Stephen Hawking On The Future Of CERN

Plus some cheesy jokes from one of the world's most famous living physicists

Physicist Stephen Hawking on a Zero-Gravity Flight, 2007

Jim Campbell - Aero-News Network for Zero Gravity Corporation®

That Stephen Hawking, always looking for trouble. In a speech at the London Science Museum, the physicist said "physics would be far more interesting" if scientists had been unable to find evidence of the Higgs boson. Of course this would have been interesting—the Higgs boson was predicted to exist if the prevailing theory of how matter and energy work is true. The model is even called the Standard Model. Here's how CERN describes it:

Developed in the early 1970s, it has successfully explained almost all experimental results and precisely predicted a wide variety of phenomena. Over time and through many experiments, the Standard Model has become established as a well-tested physics theory.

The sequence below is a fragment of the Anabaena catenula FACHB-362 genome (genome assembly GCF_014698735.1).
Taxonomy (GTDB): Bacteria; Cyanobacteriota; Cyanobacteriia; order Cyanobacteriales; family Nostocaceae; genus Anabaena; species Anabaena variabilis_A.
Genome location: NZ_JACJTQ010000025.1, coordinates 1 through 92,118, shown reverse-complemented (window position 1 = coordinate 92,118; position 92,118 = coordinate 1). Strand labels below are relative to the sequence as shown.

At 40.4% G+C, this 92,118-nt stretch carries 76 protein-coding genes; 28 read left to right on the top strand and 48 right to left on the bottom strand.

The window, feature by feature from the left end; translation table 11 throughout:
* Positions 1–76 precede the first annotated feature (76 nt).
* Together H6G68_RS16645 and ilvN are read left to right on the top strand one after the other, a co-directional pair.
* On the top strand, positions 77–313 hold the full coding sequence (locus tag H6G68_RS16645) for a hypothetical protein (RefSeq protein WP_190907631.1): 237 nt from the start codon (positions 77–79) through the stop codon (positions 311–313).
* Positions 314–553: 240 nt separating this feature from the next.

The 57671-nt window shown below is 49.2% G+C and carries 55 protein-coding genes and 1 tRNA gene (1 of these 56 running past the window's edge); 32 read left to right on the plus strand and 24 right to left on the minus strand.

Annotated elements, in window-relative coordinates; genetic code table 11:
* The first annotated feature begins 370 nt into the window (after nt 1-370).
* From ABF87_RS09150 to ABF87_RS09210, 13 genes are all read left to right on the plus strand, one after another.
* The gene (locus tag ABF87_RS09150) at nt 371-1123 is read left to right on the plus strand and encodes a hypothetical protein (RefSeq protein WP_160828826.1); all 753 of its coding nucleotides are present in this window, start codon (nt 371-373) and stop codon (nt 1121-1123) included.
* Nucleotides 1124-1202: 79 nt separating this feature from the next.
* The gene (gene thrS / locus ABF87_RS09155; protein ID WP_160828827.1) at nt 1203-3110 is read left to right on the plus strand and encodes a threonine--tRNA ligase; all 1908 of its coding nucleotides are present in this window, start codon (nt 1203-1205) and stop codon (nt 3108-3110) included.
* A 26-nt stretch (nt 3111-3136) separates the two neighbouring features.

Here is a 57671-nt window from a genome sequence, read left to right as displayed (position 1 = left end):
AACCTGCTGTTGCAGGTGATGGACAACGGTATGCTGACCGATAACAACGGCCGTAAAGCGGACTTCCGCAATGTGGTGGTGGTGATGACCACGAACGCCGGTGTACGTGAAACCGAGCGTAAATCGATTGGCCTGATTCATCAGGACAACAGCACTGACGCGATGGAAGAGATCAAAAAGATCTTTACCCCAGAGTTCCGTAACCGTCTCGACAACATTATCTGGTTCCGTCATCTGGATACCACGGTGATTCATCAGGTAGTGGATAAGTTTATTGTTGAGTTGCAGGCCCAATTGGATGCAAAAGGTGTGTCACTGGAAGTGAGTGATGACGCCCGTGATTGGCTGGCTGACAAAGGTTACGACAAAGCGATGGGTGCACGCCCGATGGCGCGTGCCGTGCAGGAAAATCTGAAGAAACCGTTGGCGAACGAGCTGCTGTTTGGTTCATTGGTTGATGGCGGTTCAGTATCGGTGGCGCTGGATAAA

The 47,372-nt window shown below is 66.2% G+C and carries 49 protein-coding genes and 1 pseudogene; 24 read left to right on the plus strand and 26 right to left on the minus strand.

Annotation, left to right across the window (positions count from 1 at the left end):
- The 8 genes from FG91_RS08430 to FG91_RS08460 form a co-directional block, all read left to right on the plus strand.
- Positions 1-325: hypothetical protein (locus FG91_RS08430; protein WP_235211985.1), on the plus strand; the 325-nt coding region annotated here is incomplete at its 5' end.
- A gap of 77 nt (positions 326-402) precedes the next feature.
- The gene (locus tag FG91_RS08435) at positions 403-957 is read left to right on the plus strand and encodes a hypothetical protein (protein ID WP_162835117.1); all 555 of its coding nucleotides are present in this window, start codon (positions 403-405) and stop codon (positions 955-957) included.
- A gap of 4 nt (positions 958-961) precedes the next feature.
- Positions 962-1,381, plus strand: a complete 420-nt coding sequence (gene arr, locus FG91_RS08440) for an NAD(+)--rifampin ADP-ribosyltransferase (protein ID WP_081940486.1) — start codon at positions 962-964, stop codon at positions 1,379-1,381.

If, even after science's best efforts, physicists had been unable to find evidence of the Higgs boson, they would have to rethink major parts of the Standard Model, which certainly would have meant a lot of new work for physicists.

You get the feeling Hawking isn't actually complaining, however. In the same speech, on which the U.K.'s The Guardian reported, Hawking complained about how "the discovery of the new particle came at a personal cost": a lost $100 bet.

Even with the Higgs boson confirmed, there's still plenty of research left for Hawking and his colleagues. Scientists' understanding of how gravity works doesn't fit well into the Standard Model, which explains how particles act at the sub-atomic level, at which scale gravity is negligible. Hawking said he hopes CERN will turn next to gathering data to prove or disprove the M-theory, which unites the Standard Model and scientists' understanding of gravity. No experimental evidence for the M-theory exists. Check out The Guardian for more descriptions of the theory, as well as another, yet unresolved bet Hawking made.